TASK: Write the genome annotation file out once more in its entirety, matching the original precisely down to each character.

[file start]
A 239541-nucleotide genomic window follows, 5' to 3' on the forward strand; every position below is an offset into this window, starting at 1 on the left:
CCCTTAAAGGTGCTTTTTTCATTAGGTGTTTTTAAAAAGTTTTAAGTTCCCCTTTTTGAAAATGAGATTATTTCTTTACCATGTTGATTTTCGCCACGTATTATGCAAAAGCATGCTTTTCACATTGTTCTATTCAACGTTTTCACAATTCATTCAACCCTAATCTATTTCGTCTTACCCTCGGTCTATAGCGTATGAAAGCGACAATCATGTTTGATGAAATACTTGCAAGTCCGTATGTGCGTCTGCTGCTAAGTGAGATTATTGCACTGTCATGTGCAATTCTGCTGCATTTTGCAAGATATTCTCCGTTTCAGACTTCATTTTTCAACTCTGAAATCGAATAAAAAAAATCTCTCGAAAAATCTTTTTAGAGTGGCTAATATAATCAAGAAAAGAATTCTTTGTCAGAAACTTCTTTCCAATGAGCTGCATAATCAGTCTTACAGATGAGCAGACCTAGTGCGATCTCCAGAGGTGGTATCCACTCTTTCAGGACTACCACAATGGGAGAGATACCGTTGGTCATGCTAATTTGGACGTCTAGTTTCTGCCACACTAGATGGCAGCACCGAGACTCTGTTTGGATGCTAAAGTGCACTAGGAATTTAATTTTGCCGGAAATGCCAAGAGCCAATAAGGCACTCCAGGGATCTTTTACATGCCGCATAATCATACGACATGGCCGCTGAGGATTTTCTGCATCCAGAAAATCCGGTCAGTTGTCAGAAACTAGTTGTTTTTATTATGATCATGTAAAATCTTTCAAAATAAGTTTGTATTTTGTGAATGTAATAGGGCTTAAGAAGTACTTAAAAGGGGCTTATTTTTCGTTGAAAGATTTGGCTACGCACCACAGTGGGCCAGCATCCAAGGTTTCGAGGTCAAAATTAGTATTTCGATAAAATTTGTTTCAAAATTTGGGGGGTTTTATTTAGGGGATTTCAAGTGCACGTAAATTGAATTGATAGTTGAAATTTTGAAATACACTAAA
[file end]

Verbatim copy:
A 239541-nucleotide genomic window follows, 5' to 3' on the forward strand; every position below is an offset into this window, starting at 1 on the left:
CCCTTAAAGGTGCTTTTTTCATTAGGTGTTTTTAAAAAGTTTTAAGTTCCCCTTTTTGAAAATGAGATTATTTCTTTACCATGTTGATTTTCGCCACGTATTATGCAAAAGCATGCTTTTCACATTGTTCTATTCAACGTTTTCACAATTCATTCAACCCTAATCTATTTCGTCTTACCCTCGGTCTATAGCGTATGAAAGCGACAATCATGTTTGATGAAATACTTGCAAGTCCGTATGTGCGTCTGCTGCTAAGTGAGATTATTGCACTGTCATGTGCAATTCTGCTGCATTTTGCAAGATATTCTCCGTTTCAGACTTCATTTTTCAACTCTGAAATCGAATAAAAAAAATCTCTCGAAAAATCTTTTTAGAGTGGCTAATATAATCAAGAAAAGAATTCTTTGTCAGAAACTTCTTTCCAATGAGCTGCATAATCAGTCTTACAGATGAGCAGACCTAGTGCGATCTCCAGAGGTGGTATCCACTCTTTCAGGACTACCACAATGGGAGAGATACCGTTGGTCATGCTAATTTGGACGTCTAGTTTCTGCCACACTAGATGGCAGCACCGAGACTCTGTTTGGATGCTAAAGTGCACTAGGAATTTAATTTTGCCGGAAATGCCAAGAGCCAATAAGGCACTCCAGGGATCTTTTACATGCCGCATAATCATACGACATGGCCGCTGAGGATTTTCTGCATCCAGAAAATCCGGTCAGTTGTCAGAAACTAGTTGTTTTTATTATGATCATGTAAAATCTTTCAAAATAAGTTTGTATTTTGTGAATGTAATAGGGCTTAAGAAGTACTTAAAAGGGGCTTATTTTTCGTTGAAAGATTTGGCTACGCACCACAGTGGGCCAGCATCCAAGGTTTCGAGGTCAAAATTAGTATTTCGATAAAATTTGTTTCAAAATTTGGGGGGTTTTATTTAGGGGATTTCAAGTGCACGTAAATTGAATTGATAGTTGAAATTTTGAAATACACTAAA